Drywalling an unheated room is possible, but it should be done cautiously. The primary concern when drywalling in an unheated area is the humidity and temperature of the room.
Due to the lack of heat in the environment, the air will become more humid, which can lead to mold and rot if not considered.
To avoid this issue, a dehumidifier should be used, and ventilation systems should also be installed. It is also vital that the room temperature is kept at 40°F (5°C) or higher to ensure that any water vapor does not affect the drywall.
Does Drywall Have a Fire Rating?
Drywall has a fire rating, and there are two main types, which are Type X and Type C. Both of which are approved for use in 60-minute rated designs.
The difference between them lies in the ingredients used in their manufacture. Type C fire-rated drywall has more glass fiber reinforcement and other components added to its gypsum core which boosts its fire-resistive properties even further than Type X.
Plus, both types of drywall can be manufactured with additional non-combustible materials such as wood fibers or biocides, which further improve their flame resistance and make them suitable for even longer-rated designs.
Is There a Non-Combustible Drywall?
There’s no such thing as non-combustible drywall. All types of drywall are designed to be flame-resistant or fire-resistant to some degree, meaning they will not easily catch fire and spread flames quickly.
However, if exposed to extreme heat or flames for an extended period of time, any type of drywall can still eventually ignite.
To maximize protection against fires, using Type C drywall is recommended since its core contains a shrinkage-compensating additive called vermiculite which makes it even more resistant to fires than other types of drywalls.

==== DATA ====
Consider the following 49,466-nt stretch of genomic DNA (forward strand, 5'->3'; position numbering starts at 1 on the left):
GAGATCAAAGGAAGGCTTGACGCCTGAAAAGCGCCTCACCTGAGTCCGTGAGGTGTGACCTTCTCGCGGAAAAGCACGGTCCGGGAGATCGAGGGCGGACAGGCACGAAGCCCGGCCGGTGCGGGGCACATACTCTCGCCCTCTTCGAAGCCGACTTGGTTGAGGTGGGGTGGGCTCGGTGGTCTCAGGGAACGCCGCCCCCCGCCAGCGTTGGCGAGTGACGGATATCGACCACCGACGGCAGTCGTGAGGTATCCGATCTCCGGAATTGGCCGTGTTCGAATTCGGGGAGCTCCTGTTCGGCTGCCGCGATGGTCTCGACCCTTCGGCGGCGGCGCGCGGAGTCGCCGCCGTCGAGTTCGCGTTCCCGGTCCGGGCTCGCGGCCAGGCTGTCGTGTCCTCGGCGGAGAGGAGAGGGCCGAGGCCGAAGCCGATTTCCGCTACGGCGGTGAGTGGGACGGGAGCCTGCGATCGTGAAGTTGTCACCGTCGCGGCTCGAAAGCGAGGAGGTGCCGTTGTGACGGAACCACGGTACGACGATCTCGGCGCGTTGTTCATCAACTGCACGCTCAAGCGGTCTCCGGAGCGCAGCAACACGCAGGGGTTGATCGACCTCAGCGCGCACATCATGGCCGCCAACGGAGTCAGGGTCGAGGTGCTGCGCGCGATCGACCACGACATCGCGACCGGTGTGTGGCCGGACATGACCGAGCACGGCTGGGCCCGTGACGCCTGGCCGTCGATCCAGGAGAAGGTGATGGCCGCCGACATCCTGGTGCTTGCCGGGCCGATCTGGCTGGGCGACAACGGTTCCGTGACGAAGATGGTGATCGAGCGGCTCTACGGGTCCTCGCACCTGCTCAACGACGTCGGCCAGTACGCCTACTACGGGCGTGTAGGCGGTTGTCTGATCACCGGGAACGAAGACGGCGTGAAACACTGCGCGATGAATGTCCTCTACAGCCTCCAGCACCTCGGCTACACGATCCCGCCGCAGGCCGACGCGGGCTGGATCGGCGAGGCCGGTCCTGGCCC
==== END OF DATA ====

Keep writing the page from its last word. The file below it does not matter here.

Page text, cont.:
This type of material also comes in 1/2” and 5/8” thicknesses, so you can use the one that best suits your needs in terms of both cost and performance.
How Do You Know If Drywall Is Toxic?
The first indication that drywall may be toxic is usually the smell. Sulfur odors similar to rotten eggs can indicate the presence of toxic gasses produced by decaying drywall materials.
Other signs that may suggest the presence of toxic compounds include the failure of information displays on TVs, DVD players, radios, and microwaves. Light bulbs burn out faster. Also, silver jewelry or utensils tarnish faster than usual.
If any of these symptoms are present in your home or workplace, then it could be indicative of decaying drywall materials that have released toxic compounds into the air.
It is important to identify these early warning signs before they become more serious health risks due to prolonged exposure.
The best course of action would be to consult a professional who specializes in identifying indoor environmental hazards to determine whether or not your home or workplace is safe from toxins from decaying drywall materials.
Staying Fire-Safe with Drywall
While the dust particle from drywall is not generally flammable due to its composition of mostly gypsum rock which is not combustible, it is important to take precautions against fire hazards.
Taking safety measures such as installing smoke alarms and ensuring that all electrical wiring systems are up-to-date can help protect both people and properties where drywalls have been installed.
Ultimately, it pays to be well informed about the potential risks associated with any building materials used in construction projects so that one can act accordingly and minimize the risk of a fire occurring on one’s property.